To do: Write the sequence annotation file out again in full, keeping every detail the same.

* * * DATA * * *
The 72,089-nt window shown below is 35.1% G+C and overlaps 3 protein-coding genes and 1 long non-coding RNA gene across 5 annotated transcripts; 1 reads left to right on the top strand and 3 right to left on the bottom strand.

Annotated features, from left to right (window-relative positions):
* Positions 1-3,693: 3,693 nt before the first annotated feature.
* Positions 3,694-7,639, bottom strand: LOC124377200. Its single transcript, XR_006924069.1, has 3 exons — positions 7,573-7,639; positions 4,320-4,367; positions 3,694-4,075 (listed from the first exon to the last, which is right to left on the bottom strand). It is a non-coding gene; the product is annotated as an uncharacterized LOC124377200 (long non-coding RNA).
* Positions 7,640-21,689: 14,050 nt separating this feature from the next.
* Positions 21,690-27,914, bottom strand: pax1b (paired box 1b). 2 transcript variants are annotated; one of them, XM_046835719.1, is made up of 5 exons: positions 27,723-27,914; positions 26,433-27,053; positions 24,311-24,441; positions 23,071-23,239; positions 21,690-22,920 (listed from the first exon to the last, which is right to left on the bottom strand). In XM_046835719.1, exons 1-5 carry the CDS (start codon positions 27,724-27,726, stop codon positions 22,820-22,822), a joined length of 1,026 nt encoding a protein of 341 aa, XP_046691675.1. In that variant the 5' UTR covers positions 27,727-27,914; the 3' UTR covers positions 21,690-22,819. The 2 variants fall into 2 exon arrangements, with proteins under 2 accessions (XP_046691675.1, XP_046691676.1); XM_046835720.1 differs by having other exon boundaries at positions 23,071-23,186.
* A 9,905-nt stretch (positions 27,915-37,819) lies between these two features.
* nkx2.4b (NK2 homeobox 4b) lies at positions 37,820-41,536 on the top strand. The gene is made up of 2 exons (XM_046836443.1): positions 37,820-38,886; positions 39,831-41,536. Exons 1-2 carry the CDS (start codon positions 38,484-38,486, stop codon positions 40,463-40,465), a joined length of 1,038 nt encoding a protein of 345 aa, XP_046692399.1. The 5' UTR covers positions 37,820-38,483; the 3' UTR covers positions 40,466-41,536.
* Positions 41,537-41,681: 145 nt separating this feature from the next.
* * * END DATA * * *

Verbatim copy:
The 72,089-nt window shown below is 35.1% G+C and overlaps 3 protein-coding genes and 1 long non-coding RNA gene across 5 annotated transcripts; 1 reads left to right on the top strand and 3 right to left on the bottom strand.

Annotated features, from left to right (window-relative positions):
* Positions 1-3,693: 3,693 nt before the first annotated feature.
* Positions 3,694-7,639, bottom strand: LOC124377200. Its single transcript, XR_006924069.1, has 3 exons — positions 7,573-7,639; positions 4,320-4,367; positions 3,694-4,075 (listed from the first exon to the last, which is right to left on the bottom strand). It is a non-coding gene; the product is annotated as an uncharacterized LOC124377200 (long non-coding RNA).
* Positions 7,640-21,689: 14,050 nt separating this feature from the next.
* Positions 21,690-27,914, bottom strand: pax1b (paired box 1b). 2 transcript variants are annotated; one of them, XM_046835719.1, is made up of 5 exons: positions 27,723-27,914; positions 26,433-27,053; positions 24,311-24,441; positions 23,071-23,239; positions 21,690-22,920 (listed from the first exon to the last, which is right to left on the bottom strand). In XM_046835719.1, exons 1-5 carry the CDS (start codon positions 27,724-27,726, stop codon positions 22,820-22,822), a joined length of 1,026 nt encoding a protein of 341 aa, XP_046691675.1. In that variant the 5' UTR covers positions 27,727-27,914; the 3' UTR covers positions 21,690-22,819. The 2 variants fall into 2 exon arrangements, with proteins under 2 accessions (XP_046691675.1, XP_046691676.1); XM_046835720.1 differs by having other exon boundaries at positions 23,071-23,186.
* A 9,905-nt stretch (positions 27,915-37,819) lies between these two features.
* nkx2.4b (NK2 homeobox 4b) lies at positions 37,820-41,536 on the top strand. The gene is made up of 2 exons (XM_046836443.1): positions 37,820-38,886; positions 39,831-41,536. Exons 1-2 carry the CDS (start codon positions 38,484-38,486, stop codon positions 40,463-40,465), a joined length of 1,038 nt encoding a protein of 345 aa, XP_046692399.1. The 5' UTR covers positions 37,820-38,483; the 3' UTR covers positions 40,466-41,536.
* Positions 41,537-41,681: 145 nt separating this feature from the next.